Some types of digger bees also show a preference for flowers that they habitually have been visiting. They tend to go back to the group of flowers that they have already visited. This behavior has contributed well to the pollination of flowers in the area and a thriving ecosystem.
How Do Digger Bees Create Nesting Tunnels
Female digger bees would excavate intricate underground tunnels where they would construct their nests. These nest sites would serve as a safe haven for these bees to live and nurture their offspring.
A female digger bee would use her jaw to diligently dig into the soil to loosen it. From there, she would create the main entrance of her domicile. It would also be the hallway that would branch out to other cells or chambers.
While working on building the cells, the female digger bee would give out a secretion from her abdominal gland. This secretion would serve as a protective lining on the chambers to prevent water from getting inside.
The queen bee would create these cells to build small chambers where she would lay her eggs. Hence, a cell is meticulously planned and intricately crafted to accommodate a growing offspring.
Others would also call and refer to digger bees as mining bees due to their underground nesting habits.
Do Digger Bees Sting?
Due to their large size, digger bees may appear intimidating. However, they are generally docile and non-aggressive.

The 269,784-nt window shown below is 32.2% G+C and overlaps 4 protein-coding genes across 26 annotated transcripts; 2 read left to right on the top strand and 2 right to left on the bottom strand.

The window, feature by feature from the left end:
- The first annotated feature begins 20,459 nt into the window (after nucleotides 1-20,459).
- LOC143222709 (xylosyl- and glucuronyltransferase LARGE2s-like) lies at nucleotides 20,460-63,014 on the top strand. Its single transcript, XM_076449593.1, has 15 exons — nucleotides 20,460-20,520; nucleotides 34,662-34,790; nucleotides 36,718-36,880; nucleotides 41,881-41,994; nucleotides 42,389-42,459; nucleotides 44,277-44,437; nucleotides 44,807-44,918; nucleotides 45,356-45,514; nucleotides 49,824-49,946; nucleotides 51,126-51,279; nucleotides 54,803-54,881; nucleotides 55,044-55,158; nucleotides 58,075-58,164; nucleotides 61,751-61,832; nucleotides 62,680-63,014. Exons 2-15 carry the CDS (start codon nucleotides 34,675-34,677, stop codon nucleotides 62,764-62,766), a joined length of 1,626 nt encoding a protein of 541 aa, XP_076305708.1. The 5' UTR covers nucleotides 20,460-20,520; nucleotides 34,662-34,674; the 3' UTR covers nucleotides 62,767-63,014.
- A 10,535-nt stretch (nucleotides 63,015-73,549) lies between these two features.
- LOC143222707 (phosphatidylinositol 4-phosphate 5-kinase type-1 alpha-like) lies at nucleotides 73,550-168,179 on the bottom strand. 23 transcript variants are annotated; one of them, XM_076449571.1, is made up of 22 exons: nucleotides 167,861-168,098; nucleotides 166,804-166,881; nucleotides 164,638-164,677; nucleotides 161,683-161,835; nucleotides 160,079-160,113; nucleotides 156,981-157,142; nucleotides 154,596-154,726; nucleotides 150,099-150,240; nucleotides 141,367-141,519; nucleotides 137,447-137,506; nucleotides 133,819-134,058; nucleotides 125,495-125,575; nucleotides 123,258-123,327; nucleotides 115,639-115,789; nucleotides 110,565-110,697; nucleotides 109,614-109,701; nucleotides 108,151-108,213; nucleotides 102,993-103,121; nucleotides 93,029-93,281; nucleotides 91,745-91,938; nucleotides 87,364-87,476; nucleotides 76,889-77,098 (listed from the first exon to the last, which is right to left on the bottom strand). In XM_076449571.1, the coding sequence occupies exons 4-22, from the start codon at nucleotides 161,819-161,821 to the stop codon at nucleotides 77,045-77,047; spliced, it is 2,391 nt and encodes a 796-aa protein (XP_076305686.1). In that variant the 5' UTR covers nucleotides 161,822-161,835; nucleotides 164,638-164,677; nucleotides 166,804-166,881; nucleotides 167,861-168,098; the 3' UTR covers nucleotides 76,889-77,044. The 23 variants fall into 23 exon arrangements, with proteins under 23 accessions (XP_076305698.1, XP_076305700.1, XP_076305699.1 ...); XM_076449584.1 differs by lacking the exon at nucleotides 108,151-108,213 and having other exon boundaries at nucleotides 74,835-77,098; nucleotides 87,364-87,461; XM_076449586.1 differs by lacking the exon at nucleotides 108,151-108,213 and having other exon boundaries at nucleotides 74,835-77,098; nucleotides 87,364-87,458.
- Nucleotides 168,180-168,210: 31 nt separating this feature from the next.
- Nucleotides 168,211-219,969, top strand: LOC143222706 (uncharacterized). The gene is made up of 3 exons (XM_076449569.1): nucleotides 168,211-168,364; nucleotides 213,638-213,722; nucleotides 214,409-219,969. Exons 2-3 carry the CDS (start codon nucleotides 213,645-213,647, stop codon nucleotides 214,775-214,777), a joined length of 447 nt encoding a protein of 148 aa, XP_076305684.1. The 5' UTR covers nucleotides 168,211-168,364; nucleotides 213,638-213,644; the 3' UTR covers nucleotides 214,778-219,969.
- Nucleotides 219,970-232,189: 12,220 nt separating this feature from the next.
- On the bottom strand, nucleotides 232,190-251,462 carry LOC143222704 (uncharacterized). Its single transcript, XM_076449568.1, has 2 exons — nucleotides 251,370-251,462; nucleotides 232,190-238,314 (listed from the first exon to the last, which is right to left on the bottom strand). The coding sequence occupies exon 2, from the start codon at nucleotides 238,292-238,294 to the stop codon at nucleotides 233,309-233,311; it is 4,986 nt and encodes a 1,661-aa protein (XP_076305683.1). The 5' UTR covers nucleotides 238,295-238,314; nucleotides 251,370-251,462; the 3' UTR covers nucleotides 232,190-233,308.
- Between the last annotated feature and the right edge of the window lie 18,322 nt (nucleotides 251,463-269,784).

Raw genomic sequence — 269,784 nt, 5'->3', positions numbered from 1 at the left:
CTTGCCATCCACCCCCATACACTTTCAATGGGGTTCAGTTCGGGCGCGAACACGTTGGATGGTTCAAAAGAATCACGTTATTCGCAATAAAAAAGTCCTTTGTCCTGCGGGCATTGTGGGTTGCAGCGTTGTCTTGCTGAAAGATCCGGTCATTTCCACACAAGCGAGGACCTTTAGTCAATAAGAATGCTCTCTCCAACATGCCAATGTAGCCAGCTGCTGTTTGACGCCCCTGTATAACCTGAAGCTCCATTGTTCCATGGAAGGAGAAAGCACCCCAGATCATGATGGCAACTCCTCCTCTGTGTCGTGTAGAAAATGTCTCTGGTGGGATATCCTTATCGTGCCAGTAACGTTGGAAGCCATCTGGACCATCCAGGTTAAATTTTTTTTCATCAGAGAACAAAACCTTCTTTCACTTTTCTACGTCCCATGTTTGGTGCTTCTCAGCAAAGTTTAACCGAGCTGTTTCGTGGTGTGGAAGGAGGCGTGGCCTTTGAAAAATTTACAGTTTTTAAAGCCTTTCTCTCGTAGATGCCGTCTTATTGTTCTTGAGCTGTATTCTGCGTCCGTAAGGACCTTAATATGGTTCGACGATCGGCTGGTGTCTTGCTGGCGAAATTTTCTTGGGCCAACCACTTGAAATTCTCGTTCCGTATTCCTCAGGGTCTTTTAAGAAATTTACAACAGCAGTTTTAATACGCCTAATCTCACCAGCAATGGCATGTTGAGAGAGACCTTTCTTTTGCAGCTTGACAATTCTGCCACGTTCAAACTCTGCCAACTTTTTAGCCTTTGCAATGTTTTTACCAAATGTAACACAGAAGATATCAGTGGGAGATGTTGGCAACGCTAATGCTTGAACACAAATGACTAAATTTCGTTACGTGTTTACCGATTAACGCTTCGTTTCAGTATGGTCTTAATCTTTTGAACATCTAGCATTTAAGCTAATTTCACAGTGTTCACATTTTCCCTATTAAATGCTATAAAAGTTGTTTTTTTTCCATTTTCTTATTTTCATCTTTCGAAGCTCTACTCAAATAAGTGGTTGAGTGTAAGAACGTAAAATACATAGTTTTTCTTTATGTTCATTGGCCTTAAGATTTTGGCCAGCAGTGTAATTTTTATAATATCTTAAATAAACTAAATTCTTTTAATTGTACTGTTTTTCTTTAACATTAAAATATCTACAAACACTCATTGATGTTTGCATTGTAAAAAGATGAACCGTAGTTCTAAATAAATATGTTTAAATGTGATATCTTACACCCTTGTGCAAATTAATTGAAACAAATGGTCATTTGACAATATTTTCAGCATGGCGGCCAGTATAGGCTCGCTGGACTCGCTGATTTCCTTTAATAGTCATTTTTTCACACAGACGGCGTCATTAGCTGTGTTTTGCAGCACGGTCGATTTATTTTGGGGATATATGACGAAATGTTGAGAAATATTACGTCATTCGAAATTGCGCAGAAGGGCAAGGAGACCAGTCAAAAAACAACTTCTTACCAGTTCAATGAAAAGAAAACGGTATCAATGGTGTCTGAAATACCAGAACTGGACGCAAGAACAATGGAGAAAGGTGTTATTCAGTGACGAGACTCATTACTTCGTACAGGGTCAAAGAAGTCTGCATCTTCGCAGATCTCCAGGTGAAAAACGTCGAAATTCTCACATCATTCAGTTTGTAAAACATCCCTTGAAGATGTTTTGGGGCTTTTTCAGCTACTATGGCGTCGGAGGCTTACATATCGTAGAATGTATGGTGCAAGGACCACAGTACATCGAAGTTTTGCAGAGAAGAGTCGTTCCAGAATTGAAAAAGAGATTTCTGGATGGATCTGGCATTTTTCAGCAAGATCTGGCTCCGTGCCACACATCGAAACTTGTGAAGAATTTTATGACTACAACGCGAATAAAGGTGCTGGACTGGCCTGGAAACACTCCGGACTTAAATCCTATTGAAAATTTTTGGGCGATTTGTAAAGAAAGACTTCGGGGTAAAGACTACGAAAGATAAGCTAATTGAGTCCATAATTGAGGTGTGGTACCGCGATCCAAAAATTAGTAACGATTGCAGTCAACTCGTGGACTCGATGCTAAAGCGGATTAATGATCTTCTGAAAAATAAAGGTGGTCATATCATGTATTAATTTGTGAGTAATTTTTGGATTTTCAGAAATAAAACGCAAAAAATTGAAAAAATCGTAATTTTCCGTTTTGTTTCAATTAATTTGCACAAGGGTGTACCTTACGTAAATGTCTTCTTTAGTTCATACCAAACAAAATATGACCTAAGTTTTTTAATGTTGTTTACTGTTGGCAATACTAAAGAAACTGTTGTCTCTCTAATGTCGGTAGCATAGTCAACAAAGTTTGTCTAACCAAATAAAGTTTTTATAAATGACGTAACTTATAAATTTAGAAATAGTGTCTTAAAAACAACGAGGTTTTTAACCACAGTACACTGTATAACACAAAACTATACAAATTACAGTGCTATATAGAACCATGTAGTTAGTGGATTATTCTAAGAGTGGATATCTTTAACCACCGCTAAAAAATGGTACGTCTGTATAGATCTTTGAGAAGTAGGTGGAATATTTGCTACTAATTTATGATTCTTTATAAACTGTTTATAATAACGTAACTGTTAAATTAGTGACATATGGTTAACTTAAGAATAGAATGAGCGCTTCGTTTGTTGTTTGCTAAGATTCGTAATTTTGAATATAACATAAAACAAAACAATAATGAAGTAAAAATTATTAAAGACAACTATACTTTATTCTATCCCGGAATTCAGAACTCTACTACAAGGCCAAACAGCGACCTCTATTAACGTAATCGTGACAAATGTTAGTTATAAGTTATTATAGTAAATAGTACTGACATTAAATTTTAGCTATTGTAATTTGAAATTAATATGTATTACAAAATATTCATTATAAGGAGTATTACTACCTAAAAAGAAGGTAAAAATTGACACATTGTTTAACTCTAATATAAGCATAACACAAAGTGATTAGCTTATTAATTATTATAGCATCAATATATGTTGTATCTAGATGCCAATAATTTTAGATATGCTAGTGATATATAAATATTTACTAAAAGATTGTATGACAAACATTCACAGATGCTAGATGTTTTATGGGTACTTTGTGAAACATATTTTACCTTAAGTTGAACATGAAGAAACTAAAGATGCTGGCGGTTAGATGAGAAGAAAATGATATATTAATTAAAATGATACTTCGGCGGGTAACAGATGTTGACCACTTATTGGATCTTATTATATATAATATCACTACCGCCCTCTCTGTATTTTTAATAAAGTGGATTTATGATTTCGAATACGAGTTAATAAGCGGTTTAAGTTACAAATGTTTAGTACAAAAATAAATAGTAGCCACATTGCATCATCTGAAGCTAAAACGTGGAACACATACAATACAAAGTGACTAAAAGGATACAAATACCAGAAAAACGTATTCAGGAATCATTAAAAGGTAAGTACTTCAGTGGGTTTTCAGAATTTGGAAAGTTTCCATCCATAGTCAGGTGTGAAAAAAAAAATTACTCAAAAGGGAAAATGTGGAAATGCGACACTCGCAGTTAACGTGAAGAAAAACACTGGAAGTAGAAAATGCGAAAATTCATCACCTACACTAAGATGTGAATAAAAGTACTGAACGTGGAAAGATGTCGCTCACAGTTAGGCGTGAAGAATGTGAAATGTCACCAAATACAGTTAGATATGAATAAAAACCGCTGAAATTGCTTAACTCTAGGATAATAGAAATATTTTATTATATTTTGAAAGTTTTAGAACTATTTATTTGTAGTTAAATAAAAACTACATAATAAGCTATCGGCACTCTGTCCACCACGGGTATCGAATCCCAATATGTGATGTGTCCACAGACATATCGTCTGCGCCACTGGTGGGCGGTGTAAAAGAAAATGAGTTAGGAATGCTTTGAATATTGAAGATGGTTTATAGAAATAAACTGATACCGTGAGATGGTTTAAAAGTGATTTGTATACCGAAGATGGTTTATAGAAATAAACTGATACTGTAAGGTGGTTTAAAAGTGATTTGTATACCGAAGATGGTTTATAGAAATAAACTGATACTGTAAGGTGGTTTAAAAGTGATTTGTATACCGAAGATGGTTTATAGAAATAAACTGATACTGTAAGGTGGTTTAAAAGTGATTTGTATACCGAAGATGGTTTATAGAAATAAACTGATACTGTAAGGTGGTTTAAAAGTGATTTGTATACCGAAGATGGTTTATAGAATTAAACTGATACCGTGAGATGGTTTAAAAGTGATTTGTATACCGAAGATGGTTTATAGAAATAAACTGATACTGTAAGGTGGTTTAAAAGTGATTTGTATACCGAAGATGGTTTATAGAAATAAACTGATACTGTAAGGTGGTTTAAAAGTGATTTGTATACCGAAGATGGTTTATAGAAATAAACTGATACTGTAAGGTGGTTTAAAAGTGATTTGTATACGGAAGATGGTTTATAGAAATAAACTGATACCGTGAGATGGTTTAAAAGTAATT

Unless provoked or threatened, digger bees would not sting. They would only use their stingers as a defense against threats. These bees are less likely to sting compared with other bees or wasps.
It is worth noting that only female digger bees have stingers. The male bees do not have stingers, so they would never get the chance to sting.
When in the presence of digger bees, it is advisable to exercise care and caution. Avoid making abrupt movements that may be perceived as threats to avoid any potential stinging incidents.
Conservation of Digger Bees
Digger bees are generally not harmful insects and pose no threat to humans. In fact, they bring more benefits than threats to humankind. Even as they build their homes, they already benefit us in more ways than one.
While engaged in their earth-digging activities in building their tunnels and cells, they benefit us by aerating the soil, improving water and nutrient retention.
During their foraging activities, they also play vital roles in pollination, especially flowers that have deep corollas that other bees are not able to pollinate. This aids in the reproduction of many other plant species.
In situations where they or their nests may become problematic, it is advisable to engage the services of experienced pest control professionals who are better knowledgeable and equipped to provide appropriate solutions. This way, we help save the bees in our own little way.
In conclusion, digger bees are just one of the many types of bees that contribute significantly to the world around us.
With their ability to aerate the soil while building their homes and their beneficial role in pollinating a wide variety of flowers and many garden crops, these solitary bees are vital for maintaining the balance of ecosystems.
So, the next time you spot a digger bee buzzing around your garden, take a moment to appreciate their remarkable adaptations and the value they bring to our world through pollination.